MAR150277     BATMAN GOTHIC DELUXE EDITION HC     $24.99
APR150291     BATWOMAN TP VOL 06 THE UNKNOWNS     $16.99
MAY150122     CYBORG #1     $2.99
MAY150140     DEATHSTROKE #8     $2.99
MAY150261     EFFIGY #7 (MR)     $3.99
APR150316     FABLES TP VOL 22 (MR)     $17.99
MAY150147     FLASH #42     $3.99
APR150322     GIRL WHO KICKED THE HORNETS NEST HC (MR)     $29.99
MAY150207     GOTHAM BY MIDNIGHT #7     $2.99
MAY150212     GRAYSON #10     $3.99
MAY150216     HARLEY QUINN & POWER GIRL #2     $3.99
MAY150155     INJUSTICE GODS AMONG US YEAR FOUR #6     $2.99
MAY150130     JLA GODS AND MONSTERS BATMAN #1     $3.99
MAY150156     JUSTICE LEAGUE 3001 #2     $2.99
JAN150381     JUSTICE SOCIETY OF AMERICA A CELEBRATION OF 75 YEARS HC     $39.99
MAR150284     LEGENDS OF THE DARK KNIGHT NORM BREYFOGLE HC     $49.99
MAY150170     PREZ #2     $2.99
MAY150178     SENSATION COMICS FEATURING WONDER WOMAN #12     $3.99
MAY150225     SINESTRO #13     $2.99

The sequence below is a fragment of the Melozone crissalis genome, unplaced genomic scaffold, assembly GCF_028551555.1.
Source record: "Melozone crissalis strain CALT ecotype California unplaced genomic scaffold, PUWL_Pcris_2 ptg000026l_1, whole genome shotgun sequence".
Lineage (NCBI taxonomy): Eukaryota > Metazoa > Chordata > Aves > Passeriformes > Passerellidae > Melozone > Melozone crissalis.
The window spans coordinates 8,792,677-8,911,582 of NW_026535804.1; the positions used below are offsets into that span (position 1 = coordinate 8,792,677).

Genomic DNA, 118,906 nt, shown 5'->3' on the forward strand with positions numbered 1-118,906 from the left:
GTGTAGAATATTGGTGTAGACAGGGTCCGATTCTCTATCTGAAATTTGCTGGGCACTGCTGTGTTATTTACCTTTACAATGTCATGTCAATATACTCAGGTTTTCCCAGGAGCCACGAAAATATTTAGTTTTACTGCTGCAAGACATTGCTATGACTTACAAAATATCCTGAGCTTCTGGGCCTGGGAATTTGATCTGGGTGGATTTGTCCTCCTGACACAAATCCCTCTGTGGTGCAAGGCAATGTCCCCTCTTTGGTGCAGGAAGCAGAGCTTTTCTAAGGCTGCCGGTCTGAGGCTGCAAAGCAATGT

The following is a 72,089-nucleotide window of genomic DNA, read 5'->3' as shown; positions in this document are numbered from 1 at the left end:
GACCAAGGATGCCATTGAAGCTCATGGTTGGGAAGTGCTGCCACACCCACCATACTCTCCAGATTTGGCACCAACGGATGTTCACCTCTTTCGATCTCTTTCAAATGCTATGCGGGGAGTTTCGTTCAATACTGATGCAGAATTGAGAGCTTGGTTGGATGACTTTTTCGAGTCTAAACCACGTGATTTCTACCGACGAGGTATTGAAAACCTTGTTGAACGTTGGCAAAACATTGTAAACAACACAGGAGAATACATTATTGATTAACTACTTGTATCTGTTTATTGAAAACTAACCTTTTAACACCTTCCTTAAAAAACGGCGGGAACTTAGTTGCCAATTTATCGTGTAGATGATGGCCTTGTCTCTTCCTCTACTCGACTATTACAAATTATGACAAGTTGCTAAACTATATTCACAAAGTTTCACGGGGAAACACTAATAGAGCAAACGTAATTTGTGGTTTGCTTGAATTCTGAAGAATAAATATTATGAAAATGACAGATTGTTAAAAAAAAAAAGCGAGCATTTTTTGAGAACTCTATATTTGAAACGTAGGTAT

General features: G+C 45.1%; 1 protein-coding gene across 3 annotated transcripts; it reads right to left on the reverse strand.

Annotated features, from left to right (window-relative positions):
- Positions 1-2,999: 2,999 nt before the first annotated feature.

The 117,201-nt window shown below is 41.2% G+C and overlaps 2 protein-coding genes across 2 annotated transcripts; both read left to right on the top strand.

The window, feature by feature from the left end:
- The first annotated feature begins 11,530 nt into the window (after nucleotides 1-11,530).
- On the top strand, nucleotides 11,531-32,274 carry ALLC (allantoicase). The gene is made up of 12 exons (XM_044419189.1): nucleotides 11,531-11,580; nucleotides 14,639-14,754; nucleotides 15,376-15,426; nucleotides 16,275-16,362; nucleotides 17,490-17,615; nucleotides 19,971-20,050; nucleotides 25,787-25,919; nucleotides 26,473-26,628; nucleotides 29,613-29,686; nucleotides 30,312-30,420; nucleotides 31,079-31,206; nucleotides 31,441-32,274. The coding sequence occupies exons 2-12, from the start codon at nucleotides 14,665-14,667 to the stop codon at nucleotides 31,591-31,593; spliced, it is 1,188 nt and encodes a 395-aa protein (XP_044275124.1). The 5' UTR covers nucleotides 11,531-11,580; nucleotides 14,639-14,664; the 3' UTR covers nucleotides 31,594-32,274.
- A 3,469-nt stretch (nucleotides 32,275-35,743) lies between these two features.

MAY150166     TEEN TITANS #10     $2.99
APR150304     TRINITY OF SIN TP VOL 01 THE WAGES OF SIN     $14.99
APR150315     VERTIGO CMYK TP (MR)     $19.99
MAY150219     WE ARE ROBIN #2     $3.99
MAY150179     WONDER WOMAN #42     $3.99

DC COMICS/DC COLLECTIBLES

MAR158513     BATMAN BLACK & WHITE HC VOL 1 BOOK & DVD BLU RAY SET     PI
MAR158506     BATMAN YEAR ONE HC BOOK & DVD BLU RAY SET     PI
JAN150421     DC COMICS COVER GIRLS WONDER WOMAN STATUE     $99.95
DEC140437     DC COMICS NEW 52 THE JOKER AF     $24.95
MAR158509     DEATH OF SUPERMAN HC DVD & BLU RAY SET     PI
MAR158507     JLA EARTH 2 HC BOOK & DVD BLU RAY SET     PI
MAR158508     JUSTICE LEAGUE VOL 1 HC ORIGIN BOOK & DVD BLU RAY SET     PI
MAR158510     WONDER WOMAN GODS & MORTAL HC BOOK & DVD BLU RAY SET     PI